Photo taken from this site (illustrations from the Maxfield Parrish`s notebook).
Jean-Baptiste Dumas (1800-1884), a French chemist, announced in the 1830s his law of substitution. According to him, atoms of one element could be replaced in chemical compounds in some cases by atoms of other elements, e.g., hydrogen by chlorine in acetic acid, nevertheless, chemical properties of products would be similar to that of substrates.
His law was fiercely attacked by some of his contemporaries, because many scientists thought that electronegative elements, such as chlorine or oxygen, would not substitute electropositive hydrogen. They supposed that such compounds could not be stable, according to the conclusions drawn from electrochemical dualism – the theory proposed by Jöns Jacob Berzelius (1779-1848), a Swedish naturalist who acted almost as a chemical “dictator” during the first half ot the 19th century. Berzelius believed that molecules consist of positively and negatively charged fragments (atoms and groups of atoms) in a state of equillibrium.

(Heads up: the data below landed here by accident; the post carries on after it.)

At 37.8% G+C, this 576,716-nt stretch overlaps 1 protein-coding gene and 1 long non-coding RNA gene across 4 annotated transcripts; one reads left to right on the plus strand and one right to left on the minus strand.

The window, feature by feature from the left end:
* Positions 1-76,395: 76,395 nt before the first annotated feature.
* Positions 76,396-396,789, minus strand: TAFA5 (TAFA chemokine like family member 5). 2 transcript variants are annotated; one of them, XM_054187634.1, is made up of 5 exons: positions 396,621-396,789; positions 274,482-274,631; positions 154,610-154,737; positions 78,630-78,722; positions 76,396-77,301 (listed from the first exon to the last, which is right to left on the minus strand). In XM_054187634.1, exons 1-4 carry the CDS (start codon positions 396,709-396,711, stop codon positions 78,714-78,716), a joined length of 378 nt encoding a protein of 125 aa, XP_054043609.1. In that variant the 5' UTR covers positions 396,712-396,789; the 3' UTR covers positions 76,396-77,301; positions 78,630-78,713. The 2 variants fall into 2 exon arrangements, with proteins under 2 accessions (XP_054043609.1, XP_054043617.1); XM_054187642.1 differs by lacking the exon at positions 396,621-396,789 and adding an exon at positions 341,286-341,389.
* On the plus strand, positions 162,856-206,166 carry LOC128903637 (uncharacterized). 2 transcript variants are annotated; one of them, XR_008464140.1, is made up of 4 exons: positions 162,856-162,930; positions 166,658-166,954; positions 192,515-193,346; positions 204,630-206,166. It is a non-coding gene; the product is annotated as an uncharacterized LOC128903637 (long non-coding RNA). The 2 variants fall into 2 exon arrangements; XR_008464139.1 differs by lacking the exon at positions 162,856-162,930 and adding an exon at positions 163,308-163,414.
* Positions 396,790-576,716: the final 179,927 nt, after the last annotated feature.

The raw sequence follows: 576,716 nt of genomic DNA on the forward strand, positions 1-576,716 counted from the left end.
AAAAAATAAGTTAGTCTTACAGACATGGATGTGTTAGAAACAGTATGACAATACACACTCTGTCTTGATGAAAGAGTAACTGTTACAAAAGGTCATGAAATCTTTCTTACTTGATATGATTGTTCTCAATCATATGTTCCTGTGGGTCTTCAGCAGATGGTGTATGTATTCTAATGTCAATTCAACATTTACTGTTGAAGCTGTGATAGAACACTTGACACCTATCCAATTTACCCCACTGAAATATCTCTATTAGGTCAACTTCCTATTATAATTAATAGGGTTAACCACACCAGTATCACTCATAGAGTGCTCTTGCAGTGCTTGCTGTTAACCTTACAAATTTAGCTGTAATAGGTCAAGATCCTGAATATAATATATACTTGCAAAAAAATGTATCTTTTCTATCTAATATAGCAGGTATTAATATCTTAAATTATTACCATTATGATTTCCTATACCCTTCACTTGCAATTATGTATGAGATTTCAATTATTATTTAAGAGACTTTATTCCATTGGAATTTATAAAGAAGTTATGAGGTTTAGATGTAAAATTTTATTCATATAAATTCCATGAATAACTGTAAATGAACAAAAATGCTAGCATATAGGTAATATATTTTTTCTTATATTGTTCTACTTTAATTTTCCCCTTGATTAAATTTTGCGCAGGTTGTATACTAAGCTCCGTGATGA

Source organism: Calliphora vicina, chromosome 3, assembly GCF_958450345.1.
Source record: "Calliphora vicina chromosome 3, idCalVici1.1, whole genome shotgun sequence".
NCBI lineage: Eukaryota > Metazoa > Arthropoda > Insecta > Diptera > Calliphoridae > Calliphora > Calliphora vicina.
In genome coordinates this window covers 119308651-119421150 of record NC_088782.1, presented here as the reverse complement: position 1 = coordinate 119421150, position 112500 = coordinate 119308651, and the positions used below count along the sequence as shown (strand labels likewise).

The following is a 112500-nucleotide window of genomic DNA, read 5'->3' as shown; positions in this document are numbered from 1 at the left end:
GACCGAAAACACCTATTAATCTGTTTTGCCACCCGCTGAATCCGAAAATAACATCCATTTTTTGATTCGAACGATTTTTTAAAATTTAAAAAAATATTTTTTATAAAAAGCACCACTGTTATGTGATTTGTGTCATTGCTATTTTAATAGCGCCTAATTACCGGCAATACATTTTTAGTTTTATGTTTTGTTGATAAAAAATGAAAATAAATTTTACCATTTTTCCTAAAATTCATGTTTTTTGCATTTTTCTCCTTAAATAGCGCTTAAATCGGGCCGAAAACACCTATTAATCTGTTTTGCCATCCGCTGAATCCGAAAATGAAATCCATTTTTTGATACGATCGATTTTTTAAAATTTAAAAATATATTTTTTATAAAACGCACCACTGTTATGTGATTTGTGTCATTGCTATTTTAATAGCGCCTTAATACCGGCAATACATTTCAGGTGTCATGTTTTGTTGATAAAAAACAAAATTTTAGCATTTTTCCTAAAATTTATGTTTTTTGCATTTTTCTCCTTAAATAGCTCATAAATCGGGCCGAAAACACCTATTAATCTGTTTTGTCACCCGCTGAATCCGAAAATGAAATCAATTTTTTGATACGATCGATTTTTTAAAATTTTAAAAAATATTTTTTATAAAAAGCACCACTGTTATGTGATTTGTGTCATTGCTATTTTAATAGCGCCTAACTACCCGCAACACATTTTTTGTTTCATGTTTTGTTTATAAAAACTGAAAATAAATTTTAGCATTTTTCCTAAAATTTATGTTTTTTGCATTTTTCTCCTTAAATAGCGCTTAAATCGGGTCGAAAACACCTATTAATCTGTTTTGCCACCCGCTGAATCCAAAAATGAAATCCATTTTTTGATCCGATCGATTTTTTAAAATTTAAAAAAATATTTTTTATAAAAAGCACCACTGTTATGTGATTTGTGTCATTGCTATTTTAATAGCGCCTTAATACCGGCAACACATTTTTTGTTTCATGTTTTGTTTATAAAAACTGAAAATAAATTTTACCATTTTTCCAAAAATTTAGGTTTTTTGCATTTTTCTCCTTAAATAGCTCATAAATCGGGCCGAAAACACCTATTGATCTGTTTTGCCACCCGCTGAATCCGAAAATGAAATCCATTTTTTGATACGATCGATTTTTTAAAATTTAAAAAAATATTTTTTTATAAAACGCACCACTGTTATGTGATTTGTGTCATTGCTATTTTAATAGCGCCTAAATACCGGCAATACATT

Friedrich Wöhler (1800-1882), a German chemist, mocked the law of Dumas in one of the most famous scientific journals: Liebig’s Annalen der Chemie und Pharmacie (33, 308, 1840):
“I am eager to communicate to you one of the most striking facts of organic chemistry. […] I passed a stream of chlorine through a solution of manganese acetate […] I found that it [the final product] was formed of 24 atoms of chlorine and one of water. Thus there was complete substitution of all the elements of manganese acetate. The formula of the substance should be expressed as: Cl2Cl2 + Cl8Cl6Cl6 + aq. For all I know, in the decolorizing action of chlorine, hydrogen is replaced by chlorine, and the cloth, which is now being bleached in England, preserves its type according to the substitution laws (*).
S. C. H. Windler [swindler]
(*) I have just learned that there is already in the London shops a cloth of chlorine thread, which is very much sought after and preferred above all others for night caps, underwear, etc.”